Summations of n^(-2k)
Date: 09/10/2000 at 00:37:43 From: Mark Rosel Subject: Summations: What are sigma(n^-2) and sigma(n^-4) I am trying to find out what the following are: sigma(n^-2) sigma(n^-4) sigma(n^-[2k]) sigma(n^-[2k+1]) where k is an integer and all are summations from 1 to infinity. Thank you.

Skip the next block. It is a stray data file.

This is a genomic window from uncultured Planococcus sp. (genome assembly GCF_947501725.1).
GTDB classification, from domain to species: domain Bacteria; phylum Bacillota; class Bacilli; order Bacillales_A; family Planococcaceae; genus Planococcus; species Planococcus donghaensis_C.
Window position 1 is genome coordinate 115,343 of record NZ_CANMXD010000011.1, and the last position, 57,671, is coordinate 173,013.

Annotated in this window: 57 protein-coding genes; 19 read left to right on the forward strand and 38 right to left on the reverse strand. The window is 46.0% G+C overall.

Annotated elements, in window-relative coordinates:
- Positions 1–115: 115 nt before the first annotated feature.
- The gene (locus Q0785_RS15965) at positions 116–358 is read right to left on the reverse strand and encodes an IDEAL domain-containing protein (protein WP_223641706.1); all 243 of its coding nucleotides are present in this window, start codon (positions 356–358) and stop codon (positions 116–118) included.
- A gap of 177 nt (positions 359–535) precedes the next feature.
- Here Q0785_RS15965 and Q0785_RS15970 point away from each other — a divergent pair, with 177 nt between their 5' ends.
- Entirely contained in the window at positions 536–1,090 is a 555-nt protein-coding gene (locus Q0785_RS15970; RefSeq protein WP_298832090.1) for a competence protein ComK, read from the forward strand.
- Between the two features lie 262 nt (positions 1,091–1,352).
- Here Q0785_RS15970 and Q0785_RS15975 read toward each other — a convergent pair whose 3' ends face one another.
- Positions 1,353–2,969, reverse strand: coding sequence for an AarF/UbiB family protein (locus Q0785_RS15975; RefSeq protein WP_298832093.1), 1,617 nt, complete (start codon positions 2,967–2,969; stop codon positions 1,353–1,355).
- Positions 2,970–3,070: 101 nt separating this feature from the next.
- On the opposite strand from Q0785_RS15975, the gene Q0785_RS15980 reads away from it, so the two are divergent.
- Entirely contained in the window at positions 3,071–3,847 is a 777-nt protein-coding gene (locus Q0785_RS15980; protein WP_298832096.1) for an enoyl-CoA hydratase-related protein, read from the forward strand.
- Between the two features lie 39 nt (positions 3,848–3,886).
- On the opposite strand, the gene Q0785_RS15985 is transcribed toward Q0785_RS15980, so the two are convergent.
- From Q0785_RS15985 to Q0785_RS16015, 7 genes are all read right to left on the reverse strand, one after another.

Date: 09/15/2000 at 13:36:33 From: Doctor Schwa Subject: Re: Summations: What are sigma(n^-2) and sigma(n^-4) A good discussion can be found in George Polya's excellent book, _Mathematics and Plausible Reasoning_. These first two were solved by Euler. Explanation of one method for the first series can be found in "Infinite Series Involving Pi" at: http://mathforum.org/dr.math/problems/tak12.16.97.html and it generalizes well to any even power. Another method, one that I prefer, is: Consider the function sin (pi*x). (I know you're asking, "what does sin(pi x) have to do with the sum of 1/n^2?" but bear with me.) On the one hand, it's a function that's zero for every integer k. So, as an infinite polynomial product, it must be true that sin(pi x) = a x (1-x)(1+x)(1-x/2)(1+x/2)(1-x/3)(1+x/3) ... so that the right-hand side has zeros in all the right places. By difference of squares, we get: sin(pi x) = a x (1-x^2)(1-x^2/4)(1-x^2/9) ... Now the left side can also be expanded in a power series: sin(pi x) = (pi x) - (pi x)^3 / 3! + ... Using that, we first discover that a = pi to make the x coefficients match up, and then discover that the sum of 1/n^2 is pi^2/6 to make the x^3 coefficients match up. Feel free to write back with some questions about all the steps I skipped in this derivation. It's a really neat problem. And yet one more method, posted here by Dr. Rob, can be found in "Sum of 1/n^2" at: http://mathforum.org/dr.math/problems/schmidt.7.24.00.html The odd powers are harder. In fact as far as I know they're all still unsolved. - Doctor Schwa, The Math Forum http://mathforum.org/dr.math/
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